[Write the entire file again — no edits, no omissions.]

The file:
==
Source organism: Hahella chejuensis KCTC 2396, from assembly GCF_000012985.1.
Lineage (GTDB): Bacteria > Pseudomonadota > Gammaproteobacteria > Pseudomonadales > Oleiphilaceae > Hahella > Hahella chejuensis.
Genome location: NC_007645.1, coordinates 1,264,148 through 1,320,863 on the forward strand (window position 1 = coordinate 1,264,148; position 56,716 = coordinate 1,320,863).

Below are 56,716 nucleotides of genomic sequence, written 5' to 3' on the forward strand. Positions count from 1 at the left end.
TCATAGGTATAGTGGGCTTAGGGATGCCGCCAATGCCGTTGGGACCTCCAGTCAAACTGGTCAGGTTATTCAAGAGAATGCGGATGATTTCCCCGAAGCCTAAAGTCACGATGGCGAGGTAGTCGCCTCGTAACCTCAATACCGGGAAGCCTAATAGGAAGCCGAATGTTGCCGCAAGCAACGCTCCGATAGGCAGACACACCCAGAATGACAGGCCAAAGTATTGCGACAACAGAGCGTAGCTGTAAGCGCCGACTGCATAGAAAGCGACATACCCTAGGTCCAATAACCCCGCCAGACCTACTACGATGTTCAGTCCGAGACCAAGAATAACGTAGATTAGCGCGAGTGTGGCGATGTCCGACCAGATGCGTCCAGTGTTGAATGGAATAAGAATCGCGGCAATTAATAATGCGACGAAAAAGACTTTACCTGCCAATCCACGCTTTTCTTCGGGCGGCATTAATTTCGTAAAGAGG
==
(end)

Source organism: Hahella chejuensis KCTC 2396, from assembly GCF_000012985.1.
Lineage (GTDB): Bacteria > Pseudomonadota > Gammaproteobacteria > Pseudomonadales > Oleiphilaceae > Hahella > Hahella chejuensis.
Genome location: NC_007645.1, coordinates 1,264,148 through 1,320,863 on the forward strand (window position 1 = coordinate 1,264,148; position 56,716 = coordinate 1,320,863).

Below are 56,716 nucleotides of genomic sequence, written 5' to 3' on the forward strand. Positions count from 1 at the left end.
TCATAGGTATAGTGGGCTTAGGGATGCCGCCAATGCCGTTGGGACCTCCAGTCAAACTGGTCAGGTTATTCAAGAGAATGCGGATGATTTCCCCGAAGCCTAAAGTCACGATGGCGAGGTAGTCGCCTCGTAACCTCAATACCGGGAAGCCTAATAGGAAGCCGAATGTTGCCGCAAGCAACGCTCCGATAGGCAGACACACCCAGAATGACAGGCCAAAGTATTGCGACAACAGAGCGTAGCTGTAAGCGCCGACTGCATAGAAAGCGACATACCCTAGGTCCAATAACCCCGCCAGACCTACTACGATGTTCAGTCCGAGACCAAGAATAACGTAGATTAGCGCGAGTGTGGCGATGTCCGACCAGATGCGTCCAGTGTTGAATGGAATAAGAATCGCGGCAATTAATAATGCGACGAAAAAGACTTTACCTGCCAATCCACGCTTTTCTTCGGGCGGCATTAATTTCGTAAAGAGG